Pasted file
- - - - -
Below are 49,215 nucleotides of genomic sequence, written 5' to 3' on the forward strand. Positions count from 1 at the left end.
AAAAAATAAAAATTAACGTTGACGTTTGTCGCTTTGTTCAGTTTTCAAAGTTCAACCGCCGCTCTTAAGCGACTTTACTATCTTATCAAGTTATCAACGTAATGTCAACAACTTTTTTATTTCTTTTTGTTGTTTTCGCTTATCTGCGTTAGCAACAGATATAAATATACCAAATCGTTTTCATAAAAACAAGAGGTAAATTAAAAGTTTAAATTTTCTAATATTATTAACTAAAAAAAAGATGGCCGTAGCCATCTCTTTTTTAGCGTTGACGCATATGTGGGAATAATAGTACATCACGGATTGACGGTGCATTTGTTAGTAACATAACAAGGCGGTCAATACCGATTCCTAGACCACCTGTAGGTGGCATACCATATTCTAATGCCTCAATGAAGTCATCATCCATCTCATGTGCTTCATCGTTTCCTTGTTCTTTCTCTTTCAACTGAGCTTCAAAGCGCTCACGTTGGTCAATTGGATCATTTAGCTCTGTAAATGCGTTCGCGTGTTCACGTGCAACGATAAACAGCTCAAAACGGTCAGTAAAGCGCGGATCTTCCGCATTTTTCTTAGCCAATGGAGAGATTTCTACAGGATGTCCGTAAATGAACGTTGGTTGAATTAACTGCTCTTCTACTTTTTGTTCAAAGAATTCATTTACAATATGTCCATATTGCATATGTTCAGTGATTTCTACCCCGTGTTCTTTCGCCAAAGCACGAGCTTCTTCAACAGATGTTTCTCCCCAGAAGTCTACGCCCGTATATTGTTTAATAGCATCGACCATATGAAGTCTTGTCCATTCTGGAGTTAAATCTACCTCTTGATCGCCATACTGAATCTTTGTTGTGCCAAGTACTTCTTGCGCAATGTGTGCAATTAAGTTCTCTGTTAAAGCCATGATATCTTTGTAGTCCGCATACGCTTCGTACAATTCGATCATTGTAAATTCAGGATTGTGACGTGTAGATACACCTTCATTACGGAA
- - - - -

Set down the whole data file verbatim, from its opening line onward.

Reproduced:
Below are 49,215 nucleotides of genomic sequence, written 5' to 3' on the forward strand. Positions count from 1 at the left end.
AAAAAATAAAAATTAACGTTGACGTTTGTCGCTTTGTTCAGTTTTCAAAGTTCAACCGCCGCTCTTAAGCGACTTTACTATCTTATCAAGTTATCAACGTAATGTCAACAACTTTTTTATTTCTTTTTGTTGTTTTCGCTTATCTGCGTTAGCAACAGATATAAATATACCAAATCGTTTTCATAAAAACAAGAGGTAAATTAAAAGTTTAAATTTTCTAATATTATTAACTAAAAAAAAGATGGCCGTAGCCATCTCTTTTTTAGCGTTGACGCATATGTGGGAATAATAGTACATCACGGATTGACGGTGCATTTGTTAGTAACATAACAAGGCGGTCAATACCGATTCCTAGACCACCTGTAGGTGGCATACCATATTCTAATGCCTCAATGAAGTCATCATCCATCTCATGTGCTTCATCGTTTCCTTGTTCTTTCTCTTTCAACTGAGCTTCAAAGCGCTCACGTTGGTCAATTGGATCATTTAGCTCTGTAAATGCGTTCGCGTGTTCACGTGCAACGATAAACAGCTCAAAACGGTCAGTAAAGCGCGGATCTTCCGCATTTTTCTTAGCCAATGGAGAGATTTCTACAGGATGTCCGTAAATGAACGTTGGTTGAATTAACTGCTCTTCTACTTTTTGTTCAAAGAATTCATTTACAATATGTCCATATTGCATATGTTCAGTGATTTCTACCCCGTGTTCTTTCGCCAAAGCACGAGCTTCTTCAACAGATGTTTCTCCCCAGAAGTCTACGCCCGTATATTGTTTAATAGCATCGACCATATGAAGTCTTGTCCATTCTGGAGTTAAATCTACCTCTTGATCGCCATACTGAATCTTTGTTGTGCCAAGTACTTCTTGCGCAATGTGTGCAATTAAGTTCTCTGTTAAAGCCATGATATCTTTGTAGTCCGCATACGCTTCGTACAATTCGATCATTGTAAATTCAGGATTGTGACGTGTAGATACACCTTCATTACGGAA